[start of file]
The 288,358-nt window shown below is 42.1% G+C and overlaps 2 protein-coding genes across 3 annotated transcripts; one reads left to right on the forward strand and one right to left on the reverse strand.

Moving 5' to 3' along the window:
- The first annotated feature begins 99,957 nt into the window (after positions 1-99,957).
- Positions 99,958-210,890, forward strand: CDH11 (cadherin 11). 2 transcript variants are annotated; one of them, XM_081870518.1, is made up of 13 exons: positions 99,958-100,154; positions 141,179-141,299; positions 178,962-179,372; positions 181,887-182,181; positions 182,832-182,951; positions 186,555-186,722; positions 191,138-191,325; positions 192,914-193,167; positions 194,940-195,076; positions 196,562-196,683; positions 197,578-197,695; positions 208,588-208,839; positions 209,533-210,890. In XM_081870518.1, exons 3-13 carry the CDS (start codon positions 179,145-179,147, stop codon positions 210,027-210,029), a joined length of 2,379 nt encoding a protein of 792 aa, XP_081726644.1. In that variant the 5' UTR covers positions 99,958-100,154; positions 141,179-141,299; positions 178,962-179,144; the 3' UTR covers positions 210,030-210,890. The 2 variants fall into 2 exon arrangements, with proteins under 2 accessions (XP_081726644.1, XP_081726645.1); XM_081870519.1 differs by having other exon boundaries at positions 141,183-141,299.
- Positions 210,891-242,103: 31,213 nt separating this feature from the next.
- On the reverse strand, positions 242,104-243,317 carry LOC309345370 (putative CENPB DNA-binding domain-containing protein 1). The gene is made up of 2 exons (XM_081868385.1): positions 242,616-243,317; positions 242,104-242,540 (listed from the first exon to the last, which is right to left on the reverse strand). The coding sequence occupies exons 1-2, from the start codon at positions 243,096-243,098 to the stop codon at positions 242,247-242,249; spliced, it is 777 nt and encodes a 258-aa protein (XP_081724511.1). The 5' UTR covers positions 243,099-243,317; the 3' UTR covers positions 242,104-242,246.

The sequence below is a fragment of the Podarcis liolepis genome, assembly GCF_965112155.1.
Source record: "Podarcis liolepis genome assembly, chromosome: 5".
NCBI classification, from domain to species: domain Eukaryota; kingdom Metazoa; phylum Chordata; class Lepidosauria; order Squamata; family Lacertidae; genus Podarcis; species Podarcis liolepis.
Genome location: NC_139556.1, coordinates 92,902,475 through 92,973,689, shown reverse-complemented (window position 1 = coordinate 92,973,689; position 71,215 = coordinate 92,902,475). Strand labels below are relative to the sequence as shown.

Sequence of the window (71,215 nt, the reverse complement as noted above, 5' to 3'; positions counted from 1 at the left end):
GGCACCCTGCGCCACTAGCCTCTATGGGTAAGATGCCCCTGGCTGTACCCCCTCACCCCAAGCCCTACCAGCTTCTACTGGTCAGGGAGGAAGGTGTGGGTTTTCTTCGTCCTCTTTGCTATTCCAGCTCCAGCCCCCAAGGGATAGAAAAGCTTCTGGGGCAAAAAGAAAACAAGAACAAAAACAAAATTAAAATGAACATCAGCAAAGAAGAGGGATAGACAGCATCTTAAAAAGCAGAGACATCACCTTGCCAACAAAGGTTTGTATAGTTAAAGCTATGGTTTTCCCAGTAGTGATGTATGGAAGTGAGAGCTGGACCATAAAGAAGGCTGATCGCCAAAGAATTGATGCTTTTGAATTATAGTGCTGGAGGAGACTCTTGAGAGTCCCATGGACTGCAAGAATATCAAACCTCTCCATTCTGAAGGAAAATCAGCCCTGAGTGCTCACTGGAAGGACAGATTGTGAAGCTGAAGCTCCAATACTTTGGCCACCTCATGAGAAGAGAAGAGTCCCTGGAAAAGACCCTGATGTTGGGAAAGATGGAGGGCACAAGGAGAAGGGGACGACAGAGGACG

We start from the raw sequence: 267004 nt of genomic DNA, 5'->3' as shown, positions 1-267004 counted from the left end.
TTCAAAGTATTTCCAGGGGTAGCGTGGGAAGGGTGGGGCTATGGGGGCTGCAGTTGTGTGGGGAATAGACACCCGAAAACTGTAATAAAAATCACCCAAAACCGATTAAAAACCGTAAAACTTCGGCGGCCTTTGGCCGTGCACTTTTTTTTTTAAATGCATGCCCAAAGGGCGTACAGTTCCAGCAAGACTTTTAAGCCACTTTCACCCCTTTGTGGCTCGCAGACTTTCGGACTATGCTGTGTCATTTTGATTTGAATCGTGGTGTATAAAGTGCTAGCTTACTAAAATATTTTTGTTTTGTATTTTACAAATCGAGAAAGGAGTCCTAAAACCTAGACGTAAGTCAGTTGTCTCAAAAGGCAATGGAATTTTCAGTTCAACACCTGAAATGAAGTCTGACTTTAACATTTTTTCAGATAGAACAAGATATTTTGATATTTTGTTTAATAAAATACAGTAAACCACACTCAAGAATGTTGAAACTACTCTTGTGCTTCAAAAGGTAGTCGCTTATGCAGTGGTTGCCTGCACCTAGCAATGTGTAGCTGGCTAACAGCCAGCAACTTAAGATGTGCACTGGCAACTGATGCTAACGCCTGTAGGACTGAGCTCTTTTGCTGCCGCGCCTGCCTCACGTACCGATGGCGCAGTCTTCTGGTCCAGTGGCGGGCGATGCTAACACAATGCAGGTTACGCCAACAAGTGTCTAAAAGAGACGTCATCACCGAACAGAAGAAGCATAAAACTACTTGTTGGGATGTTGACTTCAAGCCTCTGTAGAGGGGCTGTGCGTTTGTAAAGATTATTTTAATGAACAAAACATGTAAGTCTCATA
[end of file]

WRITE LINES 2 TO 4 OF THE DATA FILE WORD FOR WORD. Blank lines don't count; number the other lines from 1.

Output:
Moving 5' to 3' along the window:
- The first annotated feature begins 99,957 nt into the window (after positions 1-99,957).
- Positions 99,958-210,890, forward strand: CDH11 (cadherin 11). 2 transcript variants are annotated; one of them, XM_081870518.1, is made up of 13 exons: positions 99,958-100,154; positions 141,179-141,299; positions 178,962-179,372; positions 181,887-182,181; positions 182,832-182,951; positions 186,555-186,722; positions 191,138-191,325; positions 192,914-193,167; positions 194,940-195,076; positions 196,562-196,683; positions 197,578-197,695; positions 208,588-208,839; positions 209,533-210,890. In XM_081870518.1, exons 3-13 carry the CDS (start codon positions 179,145-179,147, stop codon positions 210,027-210,029), a joined length of 2,379 nt encoding a protein of 792 aa, XP_081726644.1. In that variant the 5' UTR covers positions 99,958-100,154; positions 141,179-141,299; positions 178,962-179,144; the 3' UTR covers positions 210,030-210,890. The 2 variants fall into 2 exon arrangements, with proteins under 2 accessions (XP_081726644.1, XP_081726645.1); XM_081870519.1 differs by having other exon boundaries at positions 141,183-141,299.